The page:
In an expansion of the Fair Workweek Law, the New York City Council has passed legislation permitting quick-service restaurant employers to terminate employees only for just cause or a bona fide economic reason. These heightened requirements effectively eliminate the at-will status of industry employees and create a discipline structure similar to that bargained for by unionized workforces. With the new protections set to take effect in July, employers should begin drafting and implementing policies to comply with the new laws as soon as practicable.
On July 23, 2019, the Chicago City Council passed the controversial Chicago Fair Workweek Ordinance (the Ordinance). Once Chicago Mayor Lori Lightfoot, a vocal proponent of the Ordinance, signs it into law, the Ordinance is scheduled to take effect for the majority of covered employers on July 1, 2020.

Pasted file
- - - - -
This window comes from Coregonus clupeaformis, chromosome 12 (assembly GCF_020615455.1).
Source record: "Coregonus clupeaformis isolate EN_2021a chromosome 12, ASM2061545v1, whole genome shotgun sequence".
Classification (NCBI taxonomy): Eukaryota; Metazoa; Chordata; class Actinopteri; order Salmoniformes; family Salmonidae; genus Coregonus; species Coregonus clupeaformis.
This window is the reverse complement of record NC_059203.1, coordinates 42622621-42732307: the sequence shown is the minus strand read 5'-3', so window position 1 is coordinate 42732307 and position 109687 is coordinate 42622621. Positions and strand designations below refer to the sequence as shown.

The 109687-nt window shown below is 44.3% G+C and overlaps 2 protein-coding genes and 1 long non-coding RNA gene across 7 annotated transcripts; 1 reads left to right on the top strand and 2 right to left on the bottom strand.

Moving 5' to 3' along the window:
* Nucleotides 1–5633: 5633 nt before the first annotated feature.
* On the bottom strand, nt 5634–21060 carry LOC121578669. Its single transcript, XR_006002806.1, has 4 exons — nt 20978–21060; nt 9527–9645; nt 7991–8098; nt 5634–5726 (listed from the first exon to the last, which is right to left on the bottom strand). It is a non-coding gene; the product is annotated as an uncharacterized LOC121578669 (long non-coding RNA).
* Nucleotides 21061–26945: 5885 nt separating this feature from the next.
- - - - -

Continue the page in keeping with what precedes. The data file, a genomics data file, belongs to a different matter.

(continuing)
On December 6, 2018, the Philadelphia Council voted 14-3 to pass a Fair Workweek bill, which Mayor Kenney is expected to sign. Once signed, the ordinance would take effect on January 1, 2020, and is expected to impact roughly 130,000 workers. The Fair Workweek ordinance will apply to employers with more than 250 employees and over 30 locations (including Philadelphia) worldwide. It will require employers in the retail, fast-food, and hospitality industries to provide advance written notice of work schedules and predictability pay to their service workers. Other cities that enacted similar Fair Workweek laws include New York, San Francisco, San Jose, Emeryville and Seattle.Continue reading “Philadelphia Enacts a Fair Workweek Law”